Sleep training, the art of teaching your baby to become an independent sleeper (no parental soothing required), is best when it’s a team effort. “When you start removing your baby’s external sleeping crutch, whether that’s being breast fed to sleep or sucking on a pacifier or being rocked, we often get tears,”, says Dr. Sarah Mitchell, a sleep consultant and the founder of Helping Babies Sleep. “And while you rationally understand why, it’s still just really hard to hear your baby cry.” The biggest benefit, then, of sharing sleep training with your partner could very well be the emotional support. And part of the power of having that emotional support is that it makes parents more likely to stay consistent with their sleep training method, which ultimately makes sleep training easier for everyone, especially baby.
Mitchell also advises her clients that having dad heavily involved in sleep training can be a secret weapon. “Most babies have a stronger soothing association with the mother, as the one who is often doing most of the feeding,” says Mitchell. “When you’re working on removing the sleep crutch and it’s the dad who comes in to do the checks, the baby will typically cry for a shorter period of time.”
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Parents who intend to share sleep training should start with the research phase, which can be more involved than anticipated because there are so many different sleep training methods out there. And “just pick one,” isn’t going to get you very far. One thing many sleep consultants agree on is that the choice is highly personal, and should account for the temperament of the parents, as well as the temperament of the baby.
A good way for parents to ease into sleep training as a team is to agree on a bedtime wind-down routine for baby — such as feed, bath, jammies, cuddle, and story time (yes, even newborn babies love story time for the sound of your voice) — and then alternate which parent puts baby to bed each night.
The formal sleep training can begin as early as four months, when baby’s nervous system is developed enough to self-soothe, and when baby can be reasonably expected to go for longer stretches of sleep at night. Depending on the sleep training method you’ve chosen, there will be different ways to divide the responsibilities. Some parents alternate “on duty” nights. Others split the night into two shifts: the parent who wasn’t the one to do the bedtime routine takes the first nighttime shift. Others use Mitchell’s secret weapon of putting dad on night check duty.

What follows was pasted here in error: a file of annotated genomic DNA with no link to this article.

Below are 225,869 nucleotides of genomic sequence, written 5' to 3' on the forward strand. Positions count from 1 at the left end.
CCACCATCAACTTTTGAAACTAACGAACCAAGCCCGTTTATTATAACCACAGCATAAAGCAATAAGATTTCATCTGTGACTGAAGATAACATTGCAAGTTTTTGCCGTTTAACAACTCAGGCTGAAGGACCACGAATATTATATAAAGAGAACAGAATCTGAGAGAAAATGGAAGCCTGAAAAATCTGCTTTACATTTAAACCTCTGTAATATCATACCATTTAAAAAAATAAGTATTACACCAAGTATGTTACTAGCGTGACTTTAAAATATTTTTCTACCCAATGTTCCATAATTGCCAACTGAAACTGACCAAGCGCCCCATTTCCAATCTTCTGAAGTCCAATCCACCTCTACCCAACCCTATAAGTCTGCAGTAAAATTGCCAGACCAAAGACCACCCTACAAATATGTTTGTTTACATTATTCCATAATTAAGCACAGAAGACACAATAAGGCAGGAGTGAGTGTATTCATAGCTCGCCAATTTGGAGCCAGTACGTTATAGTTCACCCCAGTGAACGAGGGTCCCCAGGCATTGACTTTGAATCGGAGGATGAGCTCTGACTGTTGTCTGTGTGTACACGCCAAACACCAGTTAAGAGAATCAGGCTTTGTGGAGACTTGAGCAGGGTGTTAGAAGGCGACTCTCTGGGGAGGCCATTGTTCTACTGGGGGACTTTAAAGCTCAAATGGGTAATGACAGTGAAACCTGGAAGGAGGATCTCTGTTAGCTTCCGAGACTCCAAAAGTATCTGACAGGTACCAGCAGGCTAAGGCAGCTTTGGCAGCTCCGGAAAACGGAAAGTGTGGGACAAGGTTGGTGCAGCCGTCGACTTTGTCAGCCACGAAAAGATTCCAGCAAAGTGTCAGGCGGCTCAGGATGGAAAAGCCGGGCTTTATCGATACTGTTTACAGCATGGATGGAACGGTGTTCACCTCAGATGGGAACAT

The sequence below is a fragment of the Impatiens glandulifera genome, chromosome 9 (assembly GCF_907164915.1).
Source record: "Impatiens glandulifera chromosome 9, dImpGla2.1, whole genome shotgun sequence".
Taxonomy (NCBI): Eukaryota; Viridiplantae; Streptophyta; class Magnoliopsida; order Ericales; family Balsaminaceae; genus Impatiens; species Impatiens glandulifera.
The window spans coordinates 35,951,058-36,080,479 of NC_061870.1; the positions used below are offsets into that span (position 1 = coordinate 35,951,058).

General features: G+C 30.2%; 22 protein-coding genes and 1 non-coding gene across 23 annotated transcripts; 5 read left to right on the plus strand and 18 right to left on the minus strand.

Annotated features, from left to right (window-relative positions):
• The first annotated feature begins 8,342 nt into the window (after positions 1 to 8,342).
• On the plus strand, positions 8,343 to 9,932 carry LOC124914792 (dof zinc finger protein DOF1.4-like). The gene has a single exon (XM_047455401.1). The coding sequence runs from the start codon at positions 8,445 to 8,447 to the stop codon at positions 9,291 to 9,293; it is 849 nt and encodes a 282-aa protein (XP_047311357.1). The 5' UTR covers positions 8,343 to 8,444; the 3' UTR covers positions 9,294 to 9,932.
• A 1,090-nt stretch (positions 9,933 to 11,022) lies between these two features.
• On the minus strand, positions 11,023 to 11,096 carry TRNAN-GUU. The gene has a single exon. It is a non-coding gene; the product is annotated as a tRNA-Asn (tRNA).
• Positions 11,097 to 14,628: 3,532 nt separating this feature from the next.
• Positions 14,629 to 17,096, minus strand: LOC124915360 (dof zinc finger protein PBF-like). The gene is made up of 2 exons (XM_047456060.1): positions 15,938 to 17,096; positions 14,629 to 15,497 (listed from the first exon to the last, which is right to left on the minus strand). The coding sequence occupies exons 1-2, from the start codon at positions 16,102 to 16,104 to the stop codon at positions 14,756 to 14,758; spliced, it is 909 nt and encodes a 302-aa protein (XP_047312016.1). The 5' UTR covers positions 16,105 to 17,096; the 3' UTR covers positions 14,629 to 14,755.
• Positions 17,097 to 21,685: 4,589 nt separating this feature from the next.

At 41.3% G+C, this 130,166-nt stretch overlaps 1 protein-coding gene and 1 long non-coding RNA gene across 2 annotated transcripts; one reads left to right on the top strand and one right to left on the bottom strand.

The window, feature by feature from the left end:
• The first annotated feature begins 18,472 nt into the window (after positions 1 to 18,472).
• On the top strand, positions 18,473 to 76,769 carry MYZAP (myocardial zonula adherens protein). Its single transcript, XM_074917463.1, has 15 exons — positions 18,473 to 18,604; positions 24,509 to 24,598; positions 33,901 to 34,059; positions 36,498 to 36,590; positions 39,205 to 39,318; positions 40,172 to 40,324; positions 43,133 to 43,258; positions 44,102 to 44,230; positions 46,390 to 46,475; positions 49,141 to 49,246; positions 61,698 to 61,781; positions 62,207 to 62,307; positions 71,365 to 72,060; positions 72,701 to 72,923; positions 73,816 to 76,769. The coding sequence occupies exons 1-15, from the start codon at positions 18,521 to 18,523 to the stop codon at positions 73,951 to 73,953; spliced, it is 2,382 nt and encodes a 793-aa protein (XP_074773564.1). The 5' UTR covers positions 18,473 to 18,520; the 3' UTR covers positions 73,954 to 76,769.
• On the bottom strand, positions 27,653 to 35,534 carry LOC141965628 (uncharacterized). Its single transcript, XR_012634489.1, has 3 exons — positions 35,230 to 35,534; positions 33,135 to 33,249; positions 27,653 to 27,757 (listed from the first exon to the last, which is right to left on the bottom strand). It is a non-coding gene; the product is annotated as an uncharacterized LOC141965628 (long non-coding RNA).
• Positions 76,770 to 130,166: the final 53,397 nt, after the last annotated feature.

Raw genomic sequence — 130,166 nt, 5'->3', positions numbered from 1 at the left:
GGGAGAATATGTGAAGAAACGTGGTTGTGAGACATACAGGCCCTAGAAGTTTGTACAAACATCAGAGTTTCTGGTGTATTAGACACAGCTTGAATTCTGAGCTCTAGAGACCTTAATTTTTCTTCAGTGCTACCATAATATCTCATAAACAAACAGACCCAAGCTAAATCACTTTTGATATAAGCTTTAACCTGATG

However you split the responsibilities, Mitchell offers the gentle reminder that parents may differ in what sounds they’re tuned into. There’s some scientific evidence to support “mom ears,” which seem to wake the mother if baby so much as gurgles, or enable her to wake faster and more attentive when baby cries. There’s also research that says women and men are disturbed by different sounds in the night. In general, there are a bunch of reasons why one parent may wake to baby’s 2:00 a.m. fussing while the other does not. These can range from what stage of sleep each parent was in, to what kind of workday each parent had. Keep in mind that almost none of these have to do with the “on duty” parent not wanting to pull his (or her) weight. Best case scenario, everyone in your household will soon be sleeping better after your tag-team sleep training begins. For everything else, there’s couple’s therapy.